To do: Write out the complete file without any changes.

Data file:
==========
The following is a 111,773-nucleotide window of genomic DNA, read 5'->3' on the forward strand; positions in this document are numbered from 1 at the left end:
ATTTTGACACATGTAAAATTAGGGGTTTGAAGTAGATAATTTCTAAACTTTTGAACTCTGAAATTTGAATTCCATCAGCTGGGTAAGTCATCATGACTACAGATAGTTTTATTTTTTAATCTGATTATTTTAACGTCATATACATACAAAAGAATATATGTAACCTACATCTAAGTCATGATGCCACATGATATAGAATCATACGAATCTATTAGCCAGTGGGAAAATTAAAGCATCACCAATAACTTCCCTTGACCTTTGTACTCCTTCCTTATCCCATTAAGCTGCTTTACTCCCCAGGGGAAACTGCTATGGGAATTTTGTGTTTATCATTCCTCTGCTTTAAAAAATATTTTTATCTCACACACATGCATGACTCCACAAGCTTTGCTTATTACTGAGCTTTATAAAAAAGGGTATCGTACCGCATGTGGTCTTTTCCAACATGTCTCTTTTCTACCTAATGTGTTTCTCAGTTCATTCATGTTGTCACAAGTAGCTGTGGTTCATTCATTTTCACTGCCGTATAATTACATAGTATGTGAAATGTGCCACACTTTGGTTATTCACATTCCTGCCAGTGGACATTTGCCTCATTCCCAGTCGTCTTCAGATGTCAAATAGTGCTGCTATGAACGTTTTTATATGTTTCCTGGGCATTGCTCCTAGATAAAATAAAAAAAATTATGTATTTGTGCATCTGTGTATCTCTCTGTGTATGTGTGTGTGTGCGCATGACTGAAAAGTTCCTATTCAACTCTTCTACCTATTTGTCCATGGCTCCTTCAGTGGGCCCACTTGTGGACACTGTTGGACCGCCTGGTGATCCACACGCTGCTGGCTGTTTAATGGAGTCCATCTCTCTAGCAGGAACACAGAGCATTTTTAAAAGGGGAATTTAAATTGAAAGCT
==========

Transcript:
The following is a 111,773-nucleotide window of genomic DNA, read 5'->3' on the forward strand; positions in this document are numbered from 1 at the left end:
ATTTTGACACATGTAAAATTAGGGGTTTGAAGTAGATAATTTCTAAACTTTTGAACTCTGAAATTTGAATTCCATCAGCTGGGTAAGTCATCATGACTACAGATAGTTTTATTTTTTAATCTGATTATTTTAACGTCATATACATACAAAAGAATATATGTAACCTACATCTAAGTCATGATGCCACATGATATAGAATCATACGAATCTATTAGCCAGTGGGAAAATTAAAGCATCACCAATAACTTCCCTTGACCTTTGTACTCCTTCCTTATCCCATTAAGCTGCTTTACTCCCCAGGGGAAACTGCTATGGGAATTTTGTGTTTATCATTCCTCTGCTTTAAAAAATATTTTTATCTCACACACATGCATGACTCCACAAGCTTTGCTTATTACTGAGCTTTATAAAAAAGGGTATCGTACCGCATGTGGTCTTTTCCAACATGTCTCTTTTCTACCTAATGTGTTTCTCAGTTCATTCATGTTGTCACAAGTAGCTGTGGTTCATTCATTTTCACTGCCGTATAATTACATAGTATGTGAAATGTGCCACACTTTGGTTATTCACATTCCTGCCAGTGGACATTTGCCTCATTCCCAGTCGTCTTCAGATGTCAAATAGTGCTGCTATGAACGTTTTTATATGTTTCCTGGGCATTGCTCCTAGATAAAATAAAAAAAATTATGTATTTGTGCATCTGTGTATCTCTCTGTGTATGTGTGTGTGTGCGCATGACTGAAAAGTTCCTATTCAACTCTTCTACCTATTTGTCCATGGCTCCTTCAGTGGGCCCACTTGTGGACACTGTTGGACCGCCTGGTGATCCACACGCTGCTGGCTGTTTAATGGAGTCCATCTCTCTAGCAGGAACACAGAGCATTTTTAAAAGGGGAATTTAAATTGAAAGCT